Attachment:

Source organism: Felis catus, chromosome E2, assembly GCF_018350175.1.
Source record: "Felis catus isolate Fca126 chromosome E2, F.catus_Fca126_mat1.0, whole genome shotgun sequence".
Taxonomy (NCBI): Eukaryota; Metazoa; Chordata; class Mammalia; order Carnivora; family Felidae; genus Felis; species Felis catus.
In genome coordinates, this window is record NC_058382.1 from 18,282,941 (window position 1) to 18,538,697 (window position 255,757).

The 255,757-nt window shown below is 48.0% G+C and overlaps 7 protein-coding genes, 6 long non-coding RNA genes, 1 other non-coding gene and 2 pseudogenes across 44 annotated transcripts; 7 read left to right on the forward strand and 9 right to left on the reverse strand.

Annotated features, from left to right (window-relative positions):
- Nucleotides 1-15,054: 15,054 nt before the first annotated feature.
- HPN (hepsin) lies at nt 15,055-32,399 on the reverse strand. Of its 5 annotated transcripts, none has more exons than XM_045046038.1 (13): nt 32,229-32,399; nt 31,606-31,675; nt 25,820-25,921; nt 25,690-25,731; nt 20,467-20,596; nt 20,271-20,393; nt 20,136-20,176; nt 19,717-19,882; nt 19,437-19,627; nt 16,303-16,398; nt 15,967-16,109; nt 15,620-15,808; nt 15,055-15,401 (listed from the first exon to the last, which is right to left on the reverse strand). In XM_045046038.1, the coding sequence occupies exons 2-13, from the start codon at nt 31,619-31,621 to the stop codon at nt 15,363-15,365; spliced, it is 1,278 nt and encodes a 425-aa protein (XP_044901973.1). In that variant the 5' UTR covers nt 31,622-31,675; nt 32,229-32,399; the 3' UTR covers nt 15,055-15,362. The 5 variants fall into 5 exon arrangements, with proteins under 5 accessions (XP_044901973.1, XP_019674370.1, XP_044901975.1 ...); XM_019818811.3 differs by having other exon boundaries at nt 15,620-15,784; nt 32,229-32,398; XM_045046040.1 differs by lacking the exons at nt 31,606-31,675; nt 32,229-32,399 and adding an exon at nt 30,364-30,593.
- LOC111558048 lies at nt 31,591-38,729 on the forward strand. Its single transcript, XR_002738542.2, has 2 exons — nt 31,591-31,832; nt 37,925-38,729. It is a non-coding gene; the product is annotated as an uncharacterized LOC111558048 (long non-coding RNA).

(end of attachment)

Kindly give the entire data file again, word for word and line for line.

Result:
Source organism: Felis catus, chromosome E2, assembly GCF_018350175.1.
Source record: "Felis catus isolate Fca126 chromosome E2, F.catus_Fca126_mat1.0, whole genome shotgun sequence".
Taxonomy (NCBI): Eukaryota; Metazoa; Chordata; class Mammalia; order Carnivora; family Felidae; genus Felis; species Felis catus.
In genome coordinates, this window is record NC_058382.1 from 18,282,941 (window position 1) to 18,538,697 (window position 255,757).

The 255,757-nt window shown below is 48.0% G+C and overlaps 7 protein-coding genes, 6 long non-coding RNA genes, 1 other non-coding gene and 2 pseudogenes across 44 annotated transcripts; 7 read left to right on the forward strand and 9 right to left on the reverse strand.

Annotated features, from left to right (window-relative positions):
- Nucleotides 1-15,054: 15,054 nt before the first annotated feature.
- HPN (hepsin) lies at nt 15,055-32,399 on the reverse strand. Of its 5 annotated transcripts, none has more exons than XM_045046038.1 (13): nt 32,229-32,399; nt 31,606-31,675; nt 25,820-25,921; nt 25,690-25,731; nt 20,467-20,596; nt 20,271-20,393; nt 20,136-20,176; nt 19,717-19,882; nt 19,437-19,627; nt 16,303-16,398; nt 15,967-16,109; nt 15,620-15,808; nt 15,055-15,401 (listed from the first exon to the last, which is right to left on the reverse strand). In XM_045046038.1, the coding sequence occupies exons 2-13, from the start codon at nt 31,619-31,621 to the stop codon at nt 15,363-15,365; spliced, it is 1,278 nt and encodes a 425-aa protein (XP_044901973.1). In that variant the 5' UTR covers nt 31,622-31,675; nt 32,229-32,399; the 3' UTR covers nt 15,055-15,362. The 5 variants fall into 5 exon arrangements, with proteins under 5 accessions (XP_044901973.1, XP_019674370.1, XP_044901975.1 ...); XM_019818811.3 differs by having other exon boundaries at nt 15,620-15,784; nt 32,229-32,398; XM_045046040.1 differs by lacking the exons at nt 31,606-31,675; nt 32,229-32,399 and adding an exon at nt 30,364-30,593.
- LOC111558048 lies at nt 31,591-38,729 on the forward strand. Its single transcript, XR_002738542.2, has 2 exons — nt 31,591-31,832; nt 37,925-38,729. It is a non-coding gene; the product is annotated as an uncharacterized LOC111558048 (long non-coding RNA).